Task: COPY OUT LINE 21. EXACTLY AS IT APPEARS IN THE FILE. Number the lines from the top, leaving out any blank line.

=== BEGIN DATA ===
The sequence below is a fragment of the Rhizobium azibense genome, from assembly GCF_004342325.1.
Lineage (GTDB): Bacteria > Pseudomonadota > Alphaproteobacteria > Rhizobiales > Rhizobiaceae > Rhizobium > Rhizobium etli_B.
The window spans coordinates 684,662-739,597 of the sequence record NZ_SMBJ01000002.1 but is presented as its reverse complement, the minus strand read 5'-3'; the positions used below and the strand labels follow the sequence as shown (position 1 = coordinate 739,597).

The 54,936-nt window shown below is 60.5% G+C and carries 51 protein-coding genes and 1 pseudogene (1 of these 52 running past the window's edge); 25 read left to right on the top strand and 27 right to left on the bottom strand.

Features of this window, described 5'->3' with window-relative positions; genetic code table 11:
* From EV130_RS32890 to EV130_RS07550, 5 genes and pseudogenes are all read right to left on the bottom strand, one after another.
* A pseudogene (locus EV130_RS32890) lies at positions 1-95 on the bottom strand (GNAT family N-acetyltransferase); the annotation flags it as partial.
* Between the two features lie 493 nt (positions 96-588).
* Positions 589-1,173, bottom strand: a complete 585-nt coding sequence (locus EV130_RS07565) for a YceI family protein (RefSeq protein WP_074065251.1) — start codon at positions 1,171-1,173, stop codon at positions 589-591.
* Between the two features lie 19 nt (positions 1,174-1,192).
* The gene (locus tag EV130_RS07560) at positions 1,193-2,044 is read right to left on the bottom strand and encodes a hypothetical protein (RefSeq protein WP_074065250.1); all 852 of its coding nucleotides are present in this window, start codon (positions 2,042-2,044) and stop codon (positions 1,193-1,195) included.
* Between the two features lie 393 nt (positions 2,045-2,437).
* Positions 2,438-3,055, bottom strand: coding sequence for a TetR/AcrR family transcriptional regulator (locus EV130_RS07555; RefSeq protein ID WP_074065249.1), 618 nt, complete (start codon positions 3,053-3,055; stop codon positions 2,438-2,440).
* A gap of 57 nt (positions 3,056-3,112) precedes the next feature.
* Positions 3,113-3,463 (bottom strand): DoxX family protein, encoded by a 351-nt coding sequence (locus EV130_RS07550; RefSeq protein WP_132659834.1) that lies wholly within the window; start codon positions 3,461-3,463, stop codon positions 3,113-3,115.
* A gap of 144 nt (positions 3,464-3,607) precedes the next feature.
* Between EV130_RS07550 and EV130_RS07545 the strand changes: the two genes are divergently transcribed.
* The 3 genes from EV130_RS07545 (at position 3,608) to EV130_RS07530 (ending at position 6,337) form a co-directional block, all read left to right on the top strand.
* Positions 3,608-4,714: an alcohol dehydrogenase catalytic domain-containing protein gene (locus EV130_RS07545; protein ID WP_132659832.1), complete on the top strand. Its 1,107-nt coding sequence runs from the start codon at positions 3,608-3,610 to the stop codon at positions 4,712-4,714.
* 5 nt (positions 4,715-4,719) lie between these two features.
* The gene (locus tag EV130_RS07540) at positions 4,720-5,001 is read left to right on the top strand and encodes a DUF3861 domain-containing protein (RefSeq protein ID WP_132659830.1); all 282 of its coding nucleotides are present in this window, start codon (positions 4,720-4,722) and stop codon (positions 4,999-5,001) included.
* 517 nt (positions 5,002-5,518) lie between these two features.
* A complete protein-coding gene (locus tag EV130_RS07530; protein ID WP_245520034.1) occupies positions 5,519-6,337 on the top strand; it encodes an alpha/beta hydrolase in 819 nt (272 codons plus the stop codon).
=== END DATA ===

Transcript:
* The gene (locus tag EV130_RS07540) at positions 4,720-5,001 is read left to right on the top strand and encodes a DUF3861 domain-containing protein (RefSeq protein ID WP_132659830.1); all 282 of its coding nucleotides are present in this window, start codon (positions 4,720-4,722) and stop codon (positions 4,999-5,001) included.